“Canadian consumers may have ended up paying higher prices for cellphones and wireless services because of contracts between Apple Inc’s Canadian unit and domestic carriers, a Canadian Competition Bureau official said in a court filing this week,” Randall Palmer and Euan Rocha report for Reuters.
“The affidavit made on Tuesday by the Competition Bureau’s Vincent Millette said the agreements with the phone companies may have discouraged the carriers from reducing the price of other handsets,” Palmer and Rocha report. “Canada’s Competition Bureau had said on Thursday it was investigating allegations that Apple’s Canadian unit used anti-competitive clauses in contracts, but added that no wrongdoing by Apple’s Canadian arm has been found so far.”
“A spokeswoman for Apple Canada declined to comment,” Paul Vieira reports for The Wall Street Journal. “The wireless carriers cited in the court documents weren’t identified by named. But three companies dominate Canada’s wireless sector: Rogers Communications Inc., BCE Inc. and Telus Corp.”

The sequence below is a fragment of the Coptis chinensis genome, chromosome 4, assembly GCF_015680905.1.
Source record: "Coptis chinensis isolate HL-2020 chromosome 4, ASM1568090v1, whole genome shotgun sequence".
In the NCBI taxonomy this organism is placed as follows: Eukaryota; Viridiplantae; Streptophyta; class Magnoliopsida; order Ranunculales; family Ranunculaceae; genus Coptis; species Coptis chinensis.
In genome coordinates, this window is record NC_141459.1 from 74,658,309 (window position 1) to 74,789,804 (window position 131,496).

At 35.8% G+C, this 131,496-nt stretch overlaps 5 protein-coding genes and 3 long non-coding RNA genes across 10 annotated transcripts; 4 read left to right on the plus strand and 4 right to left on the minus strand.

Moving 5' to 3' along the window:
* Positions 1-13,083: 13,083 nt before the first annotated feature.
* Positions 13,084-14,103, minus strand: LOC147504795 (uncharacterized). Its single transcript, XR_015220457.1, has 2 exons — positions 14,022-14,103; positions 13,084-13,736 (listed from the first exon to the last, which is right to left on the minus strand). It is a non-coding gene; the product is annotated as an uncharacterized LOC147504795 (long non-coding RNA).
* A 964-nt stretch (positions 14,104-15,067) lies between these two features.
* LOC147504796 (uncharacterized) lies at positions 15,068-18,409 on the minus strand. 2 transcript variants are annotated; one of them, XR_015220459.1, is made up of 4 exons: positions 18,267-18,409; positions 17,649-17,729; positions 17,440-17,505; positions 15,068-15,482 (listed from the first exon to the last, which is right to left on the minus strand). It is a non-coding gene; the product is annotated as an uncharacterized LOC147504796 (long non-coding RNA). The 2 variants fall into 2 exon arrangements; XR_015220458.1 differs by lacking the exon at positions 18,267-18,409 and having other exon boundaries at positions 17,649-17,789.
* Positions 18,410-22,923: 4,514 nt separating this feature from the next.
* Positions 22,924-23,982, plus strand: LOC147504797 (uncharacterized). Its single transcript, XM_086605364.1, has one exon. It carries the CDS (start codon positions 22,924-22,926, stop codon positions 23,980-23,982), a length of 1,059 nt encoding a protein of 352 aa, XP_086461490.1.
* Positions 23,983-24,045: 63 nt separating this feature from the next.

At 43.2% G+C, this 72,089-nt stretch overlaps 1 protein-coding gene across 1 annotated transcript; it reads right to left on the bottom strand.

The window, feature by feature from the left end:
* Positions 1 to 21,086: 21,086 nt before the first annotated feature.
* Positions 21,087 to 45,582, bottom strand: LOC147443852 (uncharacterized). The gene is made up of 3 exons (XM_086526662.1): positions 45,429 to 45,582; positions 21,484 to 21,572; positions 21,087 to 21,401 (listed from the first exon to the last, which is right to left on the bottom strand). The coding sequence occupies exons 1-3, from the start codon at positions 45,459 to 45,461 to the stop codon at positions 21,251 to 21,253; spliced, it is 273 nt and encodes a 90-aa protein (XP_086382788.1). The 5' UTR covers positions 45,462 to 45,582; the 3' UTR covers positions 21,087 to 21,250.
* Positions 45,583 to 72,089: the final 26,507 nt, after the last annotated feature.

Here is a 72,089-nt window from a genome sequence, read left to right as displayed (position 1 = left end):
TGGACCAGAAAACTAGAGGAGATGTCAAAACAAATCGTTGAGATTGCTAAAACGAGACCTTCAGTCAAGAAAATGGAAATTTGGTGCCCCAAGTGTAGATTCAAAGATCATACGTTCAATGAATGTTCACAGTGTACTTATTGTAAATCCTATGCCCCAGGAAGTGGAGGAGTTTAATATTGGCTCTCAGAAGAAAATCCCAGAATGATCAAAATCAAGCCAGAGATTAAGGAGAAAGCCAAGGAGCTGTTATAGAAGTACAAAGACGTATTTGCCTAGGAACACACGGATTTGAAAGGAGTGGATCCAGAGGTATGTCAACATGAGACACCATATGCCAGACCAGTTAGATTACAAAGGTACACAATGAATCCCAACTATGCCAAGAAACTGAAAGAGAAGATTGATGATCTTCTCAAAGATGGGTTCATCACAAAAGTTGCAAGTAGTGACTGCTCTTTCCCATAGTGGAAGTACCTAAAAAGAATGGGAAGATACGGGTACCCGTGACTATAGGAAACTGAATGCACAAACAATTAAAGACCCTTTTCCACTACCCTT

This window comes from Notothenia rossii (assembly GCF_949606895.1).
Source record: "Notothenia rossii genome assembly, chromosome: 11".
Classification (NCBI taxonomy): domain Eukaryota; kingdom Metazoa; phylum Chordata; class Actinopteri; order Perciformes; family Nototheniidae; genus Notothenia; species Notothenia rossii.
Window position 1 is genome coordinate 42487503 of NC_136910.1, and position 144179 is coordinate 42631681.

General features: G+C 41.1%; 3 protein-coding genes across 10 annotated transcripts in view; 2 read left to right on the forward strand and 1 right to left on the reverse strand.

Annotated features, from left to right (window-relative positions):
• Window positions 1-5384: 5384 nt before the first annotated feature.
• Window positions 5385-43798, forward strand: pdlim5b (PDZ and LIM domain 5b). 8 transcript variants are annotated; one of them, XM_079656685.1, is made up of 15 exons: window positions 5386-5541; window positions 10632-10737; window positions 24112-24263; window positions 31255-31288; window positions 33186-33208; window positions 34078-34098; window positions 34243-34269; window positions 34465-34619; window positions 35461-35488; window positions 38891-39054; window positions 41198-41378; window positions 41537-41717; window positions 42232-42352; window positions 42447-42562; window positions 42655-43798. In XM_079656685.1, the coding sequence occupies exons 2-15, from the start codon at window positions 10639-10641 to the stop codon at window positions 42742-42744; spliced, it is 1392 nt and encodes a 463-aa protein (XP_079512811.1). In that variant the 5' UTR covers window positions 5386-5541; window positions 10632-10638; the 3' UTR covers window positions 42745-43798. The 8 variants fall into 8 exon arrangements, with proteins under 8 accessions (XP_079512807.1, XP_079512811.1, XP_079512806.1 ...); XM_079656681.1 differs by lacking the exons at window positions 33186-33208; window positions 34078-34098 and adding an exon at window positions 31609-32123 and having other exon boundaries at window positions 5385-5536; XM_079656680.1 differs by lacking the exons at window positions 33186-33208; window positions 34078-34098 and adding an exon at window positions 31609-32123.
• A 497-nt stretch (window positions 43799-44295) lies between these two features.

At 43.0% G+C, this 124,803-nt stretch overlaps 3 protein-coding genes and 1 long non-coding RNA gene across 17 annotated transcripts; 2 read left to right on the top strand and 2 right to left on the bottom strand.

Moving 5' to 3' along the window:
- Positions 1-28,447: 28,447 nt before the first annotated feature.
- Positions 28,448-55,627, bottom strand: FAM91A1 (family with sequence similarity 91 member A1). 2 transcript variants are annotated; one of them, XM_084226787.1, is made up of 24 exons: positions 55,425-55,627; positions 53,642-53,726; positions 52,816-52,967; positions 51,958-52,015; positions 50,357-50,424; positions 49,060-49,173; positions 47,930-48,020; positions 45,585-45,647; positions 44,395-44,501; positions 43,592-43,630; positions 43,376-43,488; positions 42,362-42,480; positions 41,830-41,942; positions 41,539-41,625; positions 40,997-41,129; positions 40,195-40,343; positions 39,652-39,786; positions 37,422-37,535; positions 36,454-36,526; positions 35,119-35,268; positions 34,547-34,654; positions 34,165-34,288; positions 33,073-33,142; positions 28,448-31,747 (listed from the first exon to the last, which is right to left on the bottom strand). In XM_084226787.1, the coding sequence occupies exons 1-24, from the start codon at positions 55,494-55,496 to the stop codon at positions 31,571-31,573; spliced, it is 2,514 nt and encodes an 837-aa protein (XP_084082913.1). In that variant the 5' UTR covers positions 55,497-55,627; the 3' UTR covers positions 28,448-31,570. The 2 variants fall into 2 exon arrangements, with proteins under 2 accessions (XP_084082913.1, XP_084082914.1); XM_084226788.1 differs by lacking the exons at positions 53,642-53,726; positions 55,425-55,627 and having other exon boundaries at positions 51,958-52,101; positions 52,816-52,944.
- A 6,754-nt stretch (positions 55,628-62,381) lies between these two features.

“The documents were filed as part of a motion the Competition Bureau is expected to bring before a Federal Court judge as early as next week to compel Apple Canada to produce documents dating back to 2008 as part of the agency’s probe,” Vieira reports. “The bureau informed Apple Canada of its investigation on April 2, and a preliminary meeting between antitrust officials and Apple executives unfolded roughly a month later.”
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